Would not suggest doing this range unless your going to be a 46er. Its a very hard climb up ward brook getting quite steep for the last mile or so, your next to water most of the time up to Seward so there is a lot of wet rock slabs and mud to maneuver around. Going between the mountains in the range is no picnic either (do Seymour another day) after Seward you have to climb down a very steep section before hooking west down into mud just to come back up again. The map shows a more direct route between the peaks than you actually take. in reality it does take about an hour to reach each peak because you have to swing out down the mountain before heading back up to the next summit. There is an astounding amount of mud that stays between these peaks, we went when there hadn't been rain for a week and there mere multiple sections with mud 6 inches deep or more even. All and all it was an experience to be remembered total trip from ward brook lean to emmons and back took 10 1/2 hours, we came back in the night time after leaving at 9 am so bring your head lamps just in case. Just make sure you give yourself enough time and water to make the trip, and your boots need to be in top condition, otherwise good luck...
P.S. keep you eyes out for small cut arounds near harder sections for rocks and mud, found quite a few extra ways to avoid wet slabs and mud pits

My daughter and I did this on Saturday, September 22 it was muddy and fun only saw 10 other hikers. Outstanding views from the south west corner of the street summit

A challenging day but great hike! Don't get bogged down by negative reviews on here, go hike it and decide for yourself. I'd actually do this again, and I use that sentence sparingly.

Phelps kicks butt, it's the most deceptive "1.0 mile to the summit" I've ever experienced. Terrain gets gradually steeper, make sure to turn around once in a while to see the views behind you. Lots of "I think this is the top.... wait here's the trail again." Great summit views and worth it.

Tabletop was unmarked, following running water and lots of mud the entire way up. Definitely recommend gaiters and/or trekking poles to poke and test how deep mud is before you step. Easier than Phelps but the view payoff isn't as great. Say hello to Marcy while you're up there.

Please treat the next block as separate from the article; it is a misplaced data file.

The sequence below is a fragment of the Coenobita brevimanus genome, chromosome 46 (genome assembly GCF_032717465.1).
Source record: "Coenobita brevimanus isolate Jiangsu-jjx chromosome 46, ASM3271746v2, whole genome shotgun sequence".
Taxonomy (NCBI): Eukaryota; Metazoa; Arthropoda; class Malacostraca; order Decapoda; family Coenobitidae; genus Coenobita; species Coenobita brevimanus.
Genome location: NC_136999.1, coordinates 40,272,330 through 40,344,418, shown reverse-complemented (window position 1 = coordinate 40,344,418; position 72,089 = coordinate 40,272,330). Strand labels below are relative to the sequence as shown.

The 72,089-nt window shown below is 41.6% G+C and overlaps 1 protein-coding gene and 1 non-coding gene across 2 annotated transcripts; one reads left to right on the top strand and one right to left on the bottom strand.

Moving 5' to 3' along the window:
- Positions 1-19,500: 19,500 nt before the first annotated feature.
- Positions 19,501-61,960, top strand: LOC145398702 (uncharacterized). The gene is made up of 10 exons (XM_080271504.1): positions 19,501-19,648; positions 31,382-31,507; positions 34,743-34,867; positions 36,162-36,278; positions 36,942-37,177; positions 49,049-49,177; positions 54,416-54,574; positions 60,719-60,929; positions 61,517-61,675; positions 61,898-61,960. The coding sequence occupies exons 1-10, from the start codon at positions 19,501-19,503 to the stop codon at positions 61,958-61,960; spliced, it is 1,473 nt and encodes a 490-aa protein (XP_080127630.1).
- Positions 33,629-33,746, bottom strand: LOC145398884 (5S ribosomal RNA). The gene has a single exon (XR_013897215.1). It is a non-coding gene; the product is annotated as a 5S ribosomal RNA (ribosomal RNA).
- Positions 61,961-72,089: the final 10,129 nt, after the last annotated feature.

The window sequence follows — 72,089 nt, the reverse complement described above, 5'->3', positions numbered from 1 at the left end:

Our group of four took 9 hours including an hour spent on the summits. 7am - 4pm. Great day, 13/46.

We parked in the Rooster Comb parking lot and walked to The Garden parking lot. A fantastic day hike, especially the climb up Gothics with the cables. Not much to see at the top of LWJ but its a nice steep climb, or at least feels steep after doing 3 other high peaks. We walked back to Rooster Comb parking lot which was a nice trail.

We camped at the sites right before phelps, dropped our packs then continued up phelps. Bugs were really bad at phelps. Tabletops view wasn’t quite as good as phelps, the trail going up was unmarked and really muddy, but wasn’t a problem for us. About a mile after the trailhead to tabletop is indian falls, which is a way better view than phelps or tabletop, so i highly recommend checking that out while your there.

We hiked Mount Colden on Sept 22 via Avalanche Pass and returned via Lake Arnold. Indications are clear so no worries about missing a cutoff. It was a Saturday and the parking at the LOJ was already full by 8am. This hike is one of the best I've done - many different challenges and variety on this trail. The last 1.5 miles is torture though. All in all, it took us 9 hours for the complete loop, which include a 30 minute break on the summit and a number of quick breaks along the trail. It is highly recommended that the loop be done counter-clockwise (starting via Avalanche Pass). I couldn't imagine coming down this way. Also recommended is wearing thin gloves as there is a lot of scrambling, especially if the weather is on the cool side. Also wear waterproof shoes - there was an instance where you actually had to step in water to reach the bottom rung of a ladder. Overall a long but very rewarding hike.

Beautiful day for this hike! It’s pretty moderate the first mile but the last two are very steep with decent rock scrambles. Trail is mostly in the sun with some dips into the woods got muddy at the top but nothing too crazy! Well worth the view!!

Did Phelps then TT. Phelps is a bit more open at the top with about 200 degree view, whereas TT was a bit more narrow but awesome view of Marcy. TT was a bit muddy as you get close to the summit so be prepared for that. I would consider both easy to moderate, no significant rock scrambles but it could be trickier when raining or slick. Overall an awesome workout with nice reward at the top!

Hiked last week, was raining the whole time and still enjoyed this hike immensely. The clouds were high so we still had beautiful views, and it was a lot of gain over a short distance.

The “Lollipop Loop” hike to Mt Colden via Avalanche Pass is remarkable! The ladders and boardwalks make it easier for sure.Avalanche Lake area is outstanding!A must see ! Huge towering ledges, boulders, and the water itself. The hike up to Mt. Colden is fairly steep but has actual stairs for part of it. View from top are great! Many peaks are visible. Need to be in decent shape to do the whole 12 plus mile hike.Worth it if you can stick it.